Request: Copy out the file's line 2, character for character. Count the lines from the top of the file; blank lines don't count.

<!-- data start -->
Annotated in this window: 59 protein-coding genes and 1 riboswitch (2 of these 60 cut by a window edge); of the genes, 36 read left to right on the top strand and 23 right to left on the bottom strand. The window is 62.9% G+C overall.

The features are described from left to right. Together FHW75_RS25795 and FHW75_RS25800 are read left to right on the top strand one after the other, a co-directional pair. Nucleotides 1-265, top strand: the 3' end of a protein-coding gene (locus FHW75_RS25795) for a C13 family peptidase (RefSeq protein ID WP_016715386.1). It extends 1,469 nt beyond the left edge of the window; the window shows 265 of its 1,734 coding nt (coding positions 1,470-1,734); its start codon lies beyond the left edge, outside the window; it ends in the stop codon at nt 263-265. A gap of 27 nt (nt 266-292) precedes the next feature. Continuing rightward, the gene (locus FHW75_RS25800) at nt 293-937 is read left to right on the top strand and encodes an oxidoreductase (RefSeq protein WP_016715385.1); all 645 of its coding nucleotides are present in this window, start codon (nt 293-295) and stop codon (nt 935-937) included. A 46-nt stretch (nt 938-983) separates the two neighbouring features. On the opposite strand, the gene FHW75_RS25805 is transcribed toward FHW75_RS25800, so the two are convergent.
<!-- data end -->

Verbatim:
The features are described from left to right. Together FHW75_RS25795 and FHW75_RS25800 are read left to right on the top strand one after the other, a co-directional pair. Nucleotides 1-265, top strand: the 3' end of a protein-coding gene (locus FHW75_RS25795) for a C13 family peptidase (RefSeq protein ID WP_016715386.1). It extends 1,469 nt beyond the left edge of the window; the window shows 265 of its 1,734 coding nt (coding positions 1,470-1,734); its start codon lies beyond the left edge, outside the window; it ends in the stop codon at nt 263-265. A gap of 27 nt (nt 266-292) precedes the next feature. Continuing rightward, the gene (locus FHW75_RS25800) at nt 293-937 is read left to right on the top strand and encodes an oxidoreductase (RefSeq protein WP_016715385.1); all 645 of its coding nucleotides are present in this window, start codon (nt 293-295) and stop codon (nt 935-937) included. A 46-nt stretch (nt 938-983) separates the two neighbouring features. On the opposite strand, the gene FHW75_RS25805 is transcribed toward FHW75_RS25800, so the two are convergent.